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U.S. Securities and Exchange Commission

Speech by SEC Chairman:
Investing With Your Eyes Open

Remarks by

Chairman Arthur Levitt

U.S. Securities & Exchange Commission

Los Angeles Times 4th Annual Investment Strategies Conference
Los Angeles, Calif.
February 12, 2000

Thank you very much. I want to thank the L.A. Times for having me here again, and for their commitment, year after year, to promoting investor education.

I'm here today to talk about some of the recent developments and current practices in today's marketplace, and to review some of the basic principles of sound investing. Of course, the SEC can't recommend or endorse any particular companies, trading strategies, or financial products, but we can help you get the facts you need to achieve financial security.

Last week marked the longest period of economic expansion in our nation's history. Steady growth, low interest rates, low inflation, and record employment have created greater opportunity and better lives for millions of Americans. A new, heightened optimism is fueling an almost unbridled culture of entrepreneurship, innovation, and investing.

With all the wealth being generated by more than a decade of "up" markets, it seems that everyone's attitude toward investing these days is "Who wants to be a millionaire?" Unfortunately, in the stock market, you don't get any "lifelines."

More and more Americans are investing in our stock markets. And today, our markets are more a part of America's consciousness than ever before. Standing in line at the supermarket or the hardware store, you're as likely to hear about the Nasdaq's performance as you are Shaquille O'Neal's game.

And how about the Super Bowl a few weeks ago? It seemed that even truck and beer commercials were overshadowed by the number of advertisements devoted to on-line trading and investment advice. Just three years ago that would have been as unthinkable as the Rams winning the Super Bowl.

But in the celebration of today's prosperity, I'm concerned that some of the basic but important fundamentals of investing are being lost on investors. Or, even worse, simply ignored. There is still much we don't know about what drives today's economy and even less about where it's heading. Unless investors truly understand both the opportunities and the risks of today's market, too many may fall victim to their own wishful thinking.

Now, I'm not saying that investors today don't have a lot to be excited about. But times of unprecedented opportunity and change demand an even greater commitment to staying disciplined and understanding risk. The greatest threat to continued prosperity is a loss of perspective. More than ever, investors must remain focused on what makes sound investing sense for their families, for themselves, and for a more financially stable future.

The Importance of Managing Risk

As an investor today, do you ever stop to ask yourself "What's a company really worth?" or "How do I determine value?" or "How do I manage risk?" If you do, then you probably know that none of these questions has a easy or straightforward answer. The reality is, there's a lot about today's economy that even the most savvy investment professionals and economists simply don't know or are still trying to figure out.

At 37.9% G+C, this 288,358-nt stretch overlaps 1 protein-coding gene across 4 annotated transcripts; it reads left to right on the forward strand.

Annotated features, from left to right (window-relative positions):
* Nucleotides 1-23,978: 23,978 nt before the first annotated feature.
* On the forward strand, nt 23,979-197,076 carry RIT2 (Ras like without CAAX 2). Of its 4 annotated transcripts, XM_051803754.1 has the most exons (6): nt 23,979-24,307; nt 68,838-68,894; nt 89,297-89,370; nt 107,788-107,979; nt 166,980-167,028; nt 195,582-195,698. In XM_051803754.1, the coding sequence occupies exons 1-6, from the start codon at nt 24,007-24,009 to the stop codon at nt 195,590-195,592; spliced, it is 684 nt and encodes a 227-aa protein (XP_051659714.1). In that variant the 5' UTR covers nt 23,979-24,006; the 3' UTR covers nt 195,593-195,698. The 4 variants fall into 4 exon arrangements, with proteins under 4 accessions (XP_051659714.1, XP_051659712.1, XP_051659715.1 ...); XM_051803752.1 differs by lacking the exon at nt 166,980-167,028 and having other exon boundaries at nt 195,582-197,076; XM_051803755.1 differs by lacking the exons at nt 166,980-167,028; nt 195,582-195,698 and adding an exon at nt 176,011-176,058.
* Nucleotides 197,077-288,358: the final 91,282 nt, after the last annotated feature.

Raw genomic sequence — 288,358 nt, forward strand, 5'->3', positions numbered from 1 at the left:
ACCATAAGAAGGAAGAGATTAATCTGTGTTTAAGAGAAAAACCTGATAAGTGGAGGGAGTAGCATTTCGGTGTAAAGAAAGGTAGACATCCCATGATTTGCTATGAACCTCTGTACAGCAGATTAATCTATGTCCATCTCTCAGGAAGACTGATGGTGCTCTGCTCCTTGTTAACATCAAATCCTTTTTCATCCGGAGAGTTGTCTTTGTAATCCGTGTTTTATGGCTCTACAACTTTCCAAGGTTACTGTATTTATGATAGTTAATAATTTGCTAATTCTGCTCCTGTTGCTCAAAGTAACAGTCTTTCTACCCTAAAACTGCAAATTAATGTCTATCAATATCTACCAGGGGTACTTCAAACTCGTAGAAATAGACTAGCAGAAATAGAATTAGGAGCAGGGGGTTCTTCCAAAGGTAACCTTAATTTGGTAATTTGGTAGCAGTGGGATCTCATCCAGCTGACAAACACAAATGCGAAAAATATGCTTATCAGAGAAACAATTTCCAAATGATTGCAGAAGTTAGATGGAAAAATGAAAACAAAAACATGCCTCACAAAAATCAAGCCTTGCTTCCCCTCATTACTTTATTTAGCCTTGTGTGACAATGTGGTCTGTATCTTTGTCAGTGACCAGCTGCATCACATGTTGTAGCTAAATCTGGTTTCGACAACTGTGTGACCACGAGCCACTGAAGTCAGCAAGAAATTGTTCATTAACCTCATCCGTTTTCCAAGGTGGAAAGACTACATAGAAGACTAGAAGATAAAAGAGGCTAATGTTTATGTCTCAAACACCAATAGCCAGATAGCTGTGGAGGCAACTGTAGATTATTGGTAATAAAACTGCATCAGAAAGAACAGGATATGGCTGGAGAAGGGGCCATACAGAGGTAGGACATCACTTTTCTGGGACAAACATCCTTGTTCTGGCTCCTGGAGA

I've been involved with our markets, in one way or another, for over four decades. I've seen markets go up and – unlike many investors today – I've seen them go down. In that time, I've learned one incontrovertible fact: successful investors, through good times and bad, focus a vigilant eye on managing risk. Periods of promise and prosperity are not an excuse to let your guard down. In fact, it's times like these when you need to raise it even higher.

In many respects, today's euphoria is nothing new; history shows us that heightened speculation has always accompanied innovative and dynamic times. Some even argue it lifts creativity and productivity to greater heights. But let's not forget the important lessons America's march of progress over this past century has taught us.

Take, for instance, the automobile industry. In the late 1920's, there were over 100 American companies vying for a piece of this new market. Today, there are only two U.S. automakers. Or look at the canal, steel, or railroad industries. Or, more recently, personal computers. In the end, only a very small number of the companies launched into these new and booming markets were left standing.

If past is prologue, many new companies rushing to market today will not be around for the long haul, perhaps not even a few years from now. Don't fall prey to an urge that tells us it's okay to suspend good judgment and invest with our eyes closed and our fingers crossed. As investors, it's never been more important to manage your risks. And this means researching your investments and understanding what you are investing your hard earned dollars in.

How Do I Tell What a Company is Worth?

So let's start by talking about the age-old question "How do I figure out what a company's worth?" These days, this might be the hardest question of all. Valuing a company has never been an exact science. Most analysts and investors refer to a P/E ratio – that is, the comparison between a company's stock price and it's earnings per share – to gauge growth potential. But in today's market, does it even make sense anymore to look at a P/E ratio? Are some of today's companies really worth 1000 times nothing?

To justify today's valuations, some emphasize future potential and intangible assets that are hard to measure using traditional methods. They see technology's applications as limitless – its true asset value difficult to pin to one function or one market. But any way you look at it, many of today's valuations seem to defy traditional explanation.

Another indication of a company's worth is the price of its stock. But, let's look at how today's multiple stock splits have helped drive up the market value for many of these companies. If a stock is trading at $100 it might look expensive to some investors. But when the stock splits two-for-one, at $50 a share, the price might now look cheap – while the number of shares has doubled, the company's total market value has stayed the same. If more investors dive in and the price shoots back up to $100, the company's valuation is now worth twice what it was.